NEWS 2024-04-19

How “free to use” models can help climate proof cities

Green areas and forest areas are effective protection against floods and cutting down forests in one area can lead to floods in another. Despite that, Swedish municipalities choose to fell and build – which increase the risks of high water flows. A recent study shows that existing ‘free to use’ models for calculating risks are effective tools for climate proofing cities.

View over the Kärra-Skogome area. Photo: Göteborgs stad

The risk of flooding in Swedish cities and in many other cities around the world is constantly increasing due to climate change. The consequences are already visible in the form of extreme weather with elements of more and heavier downpours.

In the future, cities will be subjected to even greater trials as the heavy downpours increase in scope, which also increases the importance of adapting construction of housing and infrastructure to the new conditions.

“We researchers talk about “mitigation” and “adaptation”, which means that we both want to reduce carbon dioxide emissions and at the same time adapt the way we build to be able to deal with the effects of climate change. A combination of nature-based and technical solutions will be required to climate-proof our cities”, says Åsa Gren, lecturer at University of Gävle and affiliated with the Beijer Institute.

A team of researchers at the University of Gävle, Chalmers University of Technology and the Beijer Institute has investigated the effects of torrential rain and increased water flows in the Gothenburg area, using an InVEST calculation model from the Natural Capital Project and data from the UN’s climate panel IPCC. InVEST models enables decision makers to assess quantified tradeoffs associated with alternative management choices and to identify areas where investment in natural capital can enhance human development and conservation. The Natural Capital Project is a collaborating partner of the Beijer Institute co-founded by Beijer Fellow Gretchen Daily and with Beijer director Carl Folke on the advisory board.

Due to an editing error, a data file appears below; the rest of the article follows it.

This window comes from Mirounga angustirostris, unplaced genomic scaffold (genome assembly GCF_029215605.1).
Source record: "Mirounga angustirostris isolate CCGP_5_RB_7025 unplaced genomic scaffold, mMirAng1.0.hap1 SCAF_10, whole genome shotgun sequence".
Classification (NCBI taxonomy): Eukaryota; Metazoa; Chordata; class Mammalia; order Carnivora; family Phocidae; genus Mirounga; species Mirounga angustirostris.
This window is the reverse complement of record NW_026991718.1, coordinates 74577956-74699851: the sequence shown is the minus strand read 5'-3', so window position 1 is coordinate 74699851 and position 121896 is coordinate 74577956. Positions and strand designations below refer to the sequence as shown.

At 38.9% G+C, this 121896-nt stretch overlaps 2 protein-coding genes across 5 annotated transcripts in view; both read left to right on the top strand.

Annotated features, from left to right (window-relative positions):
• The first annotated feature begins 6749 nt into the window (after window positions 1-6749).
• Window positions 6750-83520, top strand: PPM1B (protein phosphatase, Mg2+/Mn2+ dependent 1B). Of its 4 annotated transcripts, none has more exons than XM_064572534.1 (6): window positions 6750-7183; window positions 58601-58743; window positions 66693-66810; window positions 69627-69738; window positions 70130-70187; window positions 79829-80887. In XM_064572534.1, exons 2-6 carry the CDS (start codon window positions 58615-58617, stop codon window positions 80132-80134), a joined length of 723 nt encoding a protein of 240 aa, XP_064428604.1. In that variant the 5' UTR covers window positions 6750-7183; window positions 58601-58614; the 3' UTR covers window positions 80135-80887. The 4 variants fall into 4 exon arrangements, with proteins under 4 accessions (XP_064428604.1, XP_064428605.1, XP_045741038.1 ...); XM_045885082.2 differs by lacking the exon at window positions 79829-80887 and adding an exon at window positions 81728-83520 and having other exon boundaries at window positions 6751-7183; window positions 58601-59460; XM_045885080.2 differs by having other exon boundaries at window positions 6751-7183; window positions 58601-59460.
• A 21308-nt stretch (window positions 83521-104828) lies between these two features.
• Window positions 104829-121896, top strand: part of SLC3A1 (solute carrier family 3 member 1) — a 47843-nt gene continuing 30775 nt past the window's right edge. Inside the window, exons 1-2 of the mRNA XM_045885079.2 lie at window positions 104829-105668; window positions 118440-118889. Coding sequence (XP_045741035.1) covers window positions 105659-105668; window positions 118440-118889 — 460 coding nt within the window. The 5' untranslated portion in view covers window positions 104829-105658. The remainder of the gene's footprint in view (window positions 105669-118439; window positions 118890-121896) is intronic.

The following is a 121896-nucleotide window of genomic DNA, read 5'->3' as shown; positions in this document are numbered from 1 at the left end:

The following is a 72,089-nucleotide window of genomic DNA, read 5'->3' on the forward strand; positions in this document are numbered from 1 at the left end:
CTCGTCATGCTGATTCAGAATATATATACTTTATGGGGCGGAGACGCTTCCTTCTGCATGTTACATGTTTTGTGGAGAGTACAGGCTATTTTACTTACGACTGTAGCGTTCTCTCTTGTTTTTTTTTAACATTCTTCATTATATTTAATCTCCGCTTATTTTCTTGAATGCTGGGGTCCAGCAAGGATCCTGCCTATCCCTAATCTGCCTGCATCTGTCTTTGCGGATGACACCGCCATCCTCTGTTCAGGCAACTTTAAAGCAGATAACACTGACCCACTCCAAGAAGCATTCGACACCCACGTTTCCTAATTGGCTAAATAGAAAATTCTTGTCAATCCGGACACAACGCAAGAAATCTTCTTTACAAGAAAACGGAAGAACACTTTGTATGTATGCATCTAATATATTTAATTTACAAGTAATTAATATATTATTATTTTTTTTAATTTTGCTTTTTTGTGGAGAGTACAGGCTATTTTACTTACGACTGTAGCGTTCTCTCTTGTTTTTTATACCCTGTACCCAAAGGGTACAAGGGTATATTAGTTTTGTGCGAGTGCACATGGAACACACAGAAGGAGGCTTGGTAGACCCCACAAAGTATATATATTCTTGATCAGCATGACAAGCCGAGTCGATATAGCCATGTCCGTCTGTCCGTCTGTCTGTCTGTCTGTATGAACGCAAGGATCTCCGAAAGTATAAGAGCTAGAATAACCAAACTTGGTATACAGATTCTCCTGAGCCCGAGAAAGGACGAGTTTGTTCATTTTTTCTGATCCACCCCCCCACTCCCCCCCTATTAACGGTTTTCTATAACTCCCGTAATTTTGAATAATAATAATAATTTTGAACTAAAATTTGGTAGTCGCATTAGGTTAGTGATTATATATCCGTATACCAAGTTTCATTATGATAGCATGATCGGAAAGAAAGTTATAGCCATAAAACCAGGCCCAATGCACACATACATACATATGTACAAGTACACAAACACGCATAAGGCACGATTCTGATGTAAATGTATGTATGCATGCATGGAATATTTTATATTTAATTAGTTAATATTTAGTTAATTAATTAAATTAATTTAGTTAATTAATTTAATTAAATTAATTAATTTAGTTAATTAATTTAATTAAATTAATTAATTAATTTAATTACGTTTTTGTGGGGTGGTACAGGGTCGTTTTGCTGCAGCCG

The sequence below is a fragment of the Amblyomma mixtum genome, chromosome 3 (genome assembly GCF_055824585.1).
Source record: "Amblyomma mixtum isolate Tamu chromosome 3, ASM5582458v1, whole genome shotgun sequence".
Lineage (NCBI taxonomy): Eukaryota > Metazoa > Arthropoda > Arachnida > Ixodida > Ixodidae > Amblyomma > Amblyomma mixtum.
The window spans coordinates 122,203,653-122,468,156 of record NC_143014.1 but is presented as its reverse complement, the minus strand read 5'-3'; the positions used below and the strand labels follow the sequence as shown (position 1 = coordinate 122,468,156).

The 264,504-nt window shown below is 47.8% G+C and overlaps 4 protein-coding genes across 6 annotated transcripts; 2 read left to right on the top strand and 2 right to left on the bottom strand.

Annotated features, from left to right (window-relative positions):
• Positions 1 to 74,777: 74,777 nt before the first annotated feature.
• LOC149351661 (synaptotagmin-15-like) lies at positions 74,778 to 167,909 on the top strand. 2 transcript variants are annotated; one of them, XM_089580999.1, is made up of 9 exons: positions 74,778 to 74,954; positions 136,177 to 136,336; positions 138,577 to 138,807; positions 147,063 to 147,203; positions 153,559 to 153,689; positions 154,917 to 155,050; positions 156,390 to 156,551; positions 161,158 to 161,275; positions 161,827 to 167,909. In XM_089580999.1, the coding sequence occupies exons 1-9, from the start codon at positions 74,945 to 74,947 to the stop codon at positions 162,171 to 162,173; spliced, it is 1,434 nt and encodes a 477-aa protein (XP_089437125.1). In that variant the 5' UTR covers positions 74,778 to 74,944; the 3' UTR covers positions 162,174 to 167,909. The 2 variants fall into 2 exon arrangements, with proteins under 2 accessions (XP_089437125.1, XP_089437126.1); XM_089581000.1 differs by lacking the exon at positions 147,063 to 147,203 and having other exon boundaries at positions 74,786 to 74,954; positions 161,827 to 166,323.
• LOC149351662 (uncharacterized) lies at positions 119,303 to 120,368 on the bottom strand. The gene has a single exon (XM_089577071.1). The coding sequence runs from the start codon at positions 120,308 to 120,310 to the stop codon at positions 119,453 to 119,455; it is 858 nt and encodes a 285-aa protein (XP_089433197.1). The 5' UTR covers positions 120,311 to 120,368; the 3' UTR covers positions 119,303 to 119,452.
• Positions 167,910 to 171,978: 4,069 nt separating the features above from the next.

The study, published in the journal Land has examined Kärra-Skogome in northern Gothenburg, where there are building plans in an area that largely consists of forest. The results from the InVEST model, showing a great water retention potential of the existing forests and soils in this area, in combination with the upstream location of the planned development area, reveal an increased risk of large amounts of rainwater ending up in the city centre of Gothenburg if the forest is replaced by buildings.,  The ability of forests and green areas to absorb water constitutes an important ecosystem service that can protect against heavy rains.

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“Gothenburg’s topography makes the city extra vulnerable to torrential rain, as the central parts are low-lying. If logging is done at high elevation and upstream of the city centre, , the effects can be very large in central Gothenburg”, , says Åsa Gren.

The researchers now want more municipalities to adopt and use cost-effective and user-friendly calculation models, such as Invest, which is available for free online.

“We want the city planners to be able to clearly see where they can build, and where it makes more sense to plant or keep a green area or a forest. We can show that the calculation model is an effective tool for climate-proofing cities because it is a good decision support that provides a good overview, from the local to the regional. Sometimes a nature-based solution is best and sometimes you need to supplement with technical solutions., The most important thing is to make well-founded decisions”, concludes Åsa Gren.

This text is based on text by Anders Munck, Gävle University. Read Swedish text here

Reference: Egegård, C.H., M. Lindborg, Å, Gren, L. Marcus, M.B. Pont, and J. Colding. 2024. Climate Proofing Cities by Navigating Nature-Based Solutions in a Multi-Scale, Social–Ecological Urban Planning Context: A Case Study of Flood Protection in the City of Gothenburg, Sweden. Land 13(2), 143.